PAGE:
The role of women in Westerns typically includes the frowned-upon use of language as a means to exert power, being concerned with a world focused on religion, culture, class distinctions, fancy words, and pretty actions that sharply contrast the world of the alpha male cowboy, and weakness in the face of adversity. However, the films Johnny Guitar and Two Mules for Sister Sarah revise the image of women.
In Johnny Guitar, two women, Vienna and Emma, are the main characters that drive the plot. Johnny Guitar, the alpha male cowboy in this film, also displays feminine qualities such as musical talent and the encouragement of dancing. The Vienna and Emma appear to be modeled after the classical alpha male cowboy by wearing pants, having guns and knowing how to use them, running and owning businesses, and are eventually engaged in a duel between the two of them. Both women use action over words and are constantly in the limelight of the film, a role typically reserved for males.
In Two Mules for Sister Sarah, the main character is a woman named Sarah who consistently outsmarts the males throughout the film. She first poses as a prostitute dressed as a nun, a symbol of the two escapes from the control of men for women. Neither prostitutes or nuns have to answer to the will of men. The alpha male cowboy in this film, Hogan, relies on Sarah to save his life more than once. However, Hogan also saves Sarah's life which may symbolize that they are equals in this film.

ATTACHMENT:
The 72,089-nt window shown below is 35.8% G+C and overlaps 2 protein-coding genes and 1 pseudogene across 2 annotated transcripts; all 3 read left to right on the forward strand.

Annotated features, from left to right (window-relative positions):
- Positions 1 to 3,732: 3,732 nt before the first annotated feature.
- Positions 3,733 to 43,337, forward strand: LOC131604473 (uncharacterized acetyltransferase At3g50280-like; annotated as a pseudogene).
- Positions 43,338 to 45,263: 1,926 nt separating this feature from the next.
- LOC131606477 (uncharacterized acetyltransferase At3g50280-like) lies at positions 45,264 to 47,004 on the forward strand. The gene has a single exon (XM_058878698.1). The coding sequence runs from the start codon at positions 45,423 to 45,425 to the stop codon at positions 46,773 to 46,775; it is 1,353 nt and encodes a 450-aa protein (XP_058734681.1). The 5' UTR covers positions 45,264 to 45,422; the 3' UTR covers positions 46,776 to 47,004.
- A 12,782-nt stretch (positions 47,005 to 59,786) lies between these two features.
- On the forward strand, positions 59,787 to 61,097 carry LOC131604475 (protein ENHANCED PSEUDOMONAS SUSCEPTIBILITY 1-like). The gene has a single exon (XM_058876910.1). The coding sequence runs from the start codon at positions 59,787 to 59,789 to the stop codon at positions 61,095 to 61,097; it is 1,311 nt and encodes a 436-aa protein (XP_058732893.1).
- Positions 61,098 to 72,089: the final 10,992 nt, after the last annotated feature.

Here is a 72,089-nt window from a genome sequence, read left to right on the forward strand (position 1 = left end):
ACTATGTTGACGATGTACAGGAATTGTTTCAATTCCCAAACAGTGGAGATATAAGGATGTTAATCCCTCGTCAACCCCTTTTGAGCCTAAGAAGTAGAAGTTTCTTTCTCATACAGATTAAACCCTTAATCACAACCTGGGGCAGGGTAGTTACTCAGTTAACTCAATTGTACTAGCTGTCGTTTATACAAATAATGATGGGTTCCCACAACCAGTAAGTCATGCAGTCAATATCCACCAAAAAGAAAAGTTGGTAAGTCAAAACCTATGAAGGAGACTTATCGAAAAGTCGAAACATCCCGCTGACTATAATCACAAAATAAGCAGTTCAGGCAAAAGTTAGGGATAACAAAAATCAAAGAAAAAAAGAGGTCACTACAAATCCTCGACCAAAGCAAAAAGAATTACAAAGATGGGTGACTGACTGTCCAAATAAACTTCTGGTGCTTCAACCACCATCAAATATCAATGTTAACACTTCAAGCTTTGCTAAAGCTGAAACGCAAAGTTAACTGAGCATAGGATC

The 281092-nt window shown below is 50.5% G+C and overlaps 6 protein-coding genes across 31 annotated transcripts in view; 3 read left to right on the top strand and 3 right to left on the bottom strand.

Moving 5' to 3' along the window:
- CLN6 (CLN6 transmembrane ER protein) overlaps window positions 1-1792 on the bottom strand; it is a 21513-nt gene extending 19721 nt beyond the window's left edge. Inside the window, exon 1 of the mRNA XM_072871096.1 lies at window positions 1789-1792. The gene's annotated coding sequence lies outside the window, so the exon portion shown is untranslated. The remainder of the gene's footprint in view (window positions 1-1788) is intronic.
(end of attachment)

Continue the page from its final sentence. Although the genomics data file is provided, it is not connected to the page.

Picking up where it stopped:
Despite of their differences to stereotypical western women, the women of Johnny Guitar and Two Mules for Sister Sarah represent "otherness" to the alpha male cowboy. The alpha male cowboy is an individual surrounded by a world that they can't relate to. He must have a strong moral center because in the West, a man makes his own law. In both films, the alpha male cowboy needs to overcome obstacles including the changing role of women. Also, the alpha male cowboy becomes a more prominent player when the women face adversity.
In Johnny Guitar, the women still show flashes of the typical western woman despite their differences. Vienna needs protection and let's her emotions take hold of her in the end. Emma is completely driven by emotion. The film shows the value of the alpha male in several ways. The title of the film is the name of the alpha male cowboy, Johnny is the one who has to react and adapt to situations/adversity, and in the end, the film wouldn't have function properly without the alpha male cowboy. From a cultural studies perspective, the world of the 1950's still relied on masculinity despite the changing role of women.
The 1970s, when Two Mules for Sister Sarah was released, was a decade filled with civil rights movements. The American public was calling for revolution through Anti-war protests, the black power movement, and the women's rights movement. The men of the 1970s were also becoming liberated from their masculine constraints of the past. They began to express their emotions while women were fighting for equality. However, American society still relied on masculine attributes and men to be successful, which is represented well in Two Mules for Sister Sarah.